Spotter#7 is a little cardboard robot endlessly sweeps 180 looking for a friend.  When it finds a friend, it stops and blinks to show that it has spotted the person. If the person moves away fast, it will continue with its path and keep sweeping. If the person remains for longer time and then moves, the robot will shake back and forth in disapproval. After the reaction, it will begin sweeping endlessly to find a friend.

The emotional response expected from this piece is compassion towards the little robot. The personal value of the piece was the challenge of designing the interaction. Originally, it was designed to use a temperature sensor to detect the interaction. Plans changed when the only sensor I had was damaged and I had to rework the piece. I decided to swap out the sensor for a photo-resistor. Even with the redesign, the piece is enjoyable.

Other Technical Information:

This interactive piece is using a servo and a photo-resistor. It requires a spotlight to light the “friend”. Since the lighting is important with this piece, the photo-resistor can be set for either, back lit or front lit, to make it work correctly. The servo motor has a sweep from 0 to 180. The speed of the sweep is randomized after every completed rotation to break up the repetitions of the piece.

Blog Entry – Research and Project Updates – 2019 #7

This week I focused on completing my substance designer project. After a week of working on it, I realized that designing the concept for the “kit” should have been my first task. Designing on the fly with a node base system…….makes a mess.

I tried using other graphs which helped clean stuff up a bit but I ended up using one main graph so I can expose more parameters. Maybe with more time, I can figure out a way to reference other graphs’ parameters.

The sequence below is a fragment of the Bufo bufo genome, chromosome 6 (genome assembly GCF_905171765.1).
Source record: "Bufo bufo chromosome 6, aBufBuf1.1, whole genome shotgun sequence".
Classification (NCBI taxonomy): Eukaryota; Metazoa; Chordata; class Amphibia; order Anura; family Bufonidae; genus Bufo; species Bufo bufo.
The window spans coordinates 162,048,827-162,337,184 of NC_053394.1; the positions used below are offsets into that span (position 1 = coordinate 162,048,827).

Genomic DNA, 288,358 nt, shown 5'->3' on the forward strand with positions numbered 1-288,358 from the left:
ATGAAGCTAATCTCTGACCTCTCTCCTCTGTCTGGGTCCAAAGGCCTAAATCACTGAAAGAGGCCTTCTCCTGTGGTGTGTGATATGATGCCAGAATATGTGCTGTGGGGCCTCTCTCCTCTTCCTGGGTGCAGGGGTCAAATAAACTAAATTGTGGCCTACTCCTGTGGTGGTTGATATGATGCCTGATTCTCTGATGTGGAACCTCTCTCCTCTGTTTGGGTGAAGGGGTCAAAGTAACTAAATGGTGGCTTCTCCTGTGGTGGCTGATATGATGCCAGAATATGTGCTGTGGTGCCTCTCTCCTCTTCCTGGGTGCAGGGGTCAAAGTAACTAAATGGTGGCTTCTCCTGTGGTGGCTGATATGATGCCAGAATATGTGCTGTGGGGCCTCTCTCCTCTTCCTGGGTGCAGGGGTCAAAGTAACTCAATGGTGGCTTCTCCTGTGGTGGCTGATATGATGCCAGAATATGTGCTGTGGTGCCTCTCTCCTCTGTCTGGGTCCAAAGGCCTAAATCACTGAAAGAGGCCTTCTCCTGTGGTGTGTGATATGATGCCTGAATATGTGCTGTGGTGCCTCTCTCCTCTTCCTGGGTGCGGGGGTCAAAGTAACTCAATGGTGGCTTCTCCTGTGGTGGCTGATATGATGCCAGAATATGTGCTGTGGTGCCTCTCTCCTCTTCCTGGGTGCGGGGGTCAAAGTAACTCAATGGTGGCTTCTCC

After this weekend’s grind, I am at the final stretch. With the project due date being extended, I can put more time into coloring and give it a polish pass. A major issue I am having is with the height depth. Everything looks flat even after the tessellation. I might have to go in the beginning of the graph where I declared the basic shapes, and create a basic bevel to give it some dynamics.

Here are some screenshots from unity – displaying the kit:

My other projects/journey, I have not had the chance to drop the lipsync plugin into Unity. The instructions seem intense so I will dive into that this week. I have a feeling I will have to import a character with a facial rig (using blendshapes) to make sure it works in my Unity project. I think if I can get it imported Unity and working (or seem like it is working), I need to get it interacting with the kinect. From there, I should be in a good place to start sculpting the character. Although…..

I am worrying a little at this point. It is already HALF WAY through the semester!

I have to start shifting my time into the semester paper. I have an idea about the paper. Something along the lines of color and the affects on humans but I am not sure. I need to create an outline or proposal first.

Simon Says…PhotoResistor

Simon Says … Photo-resistor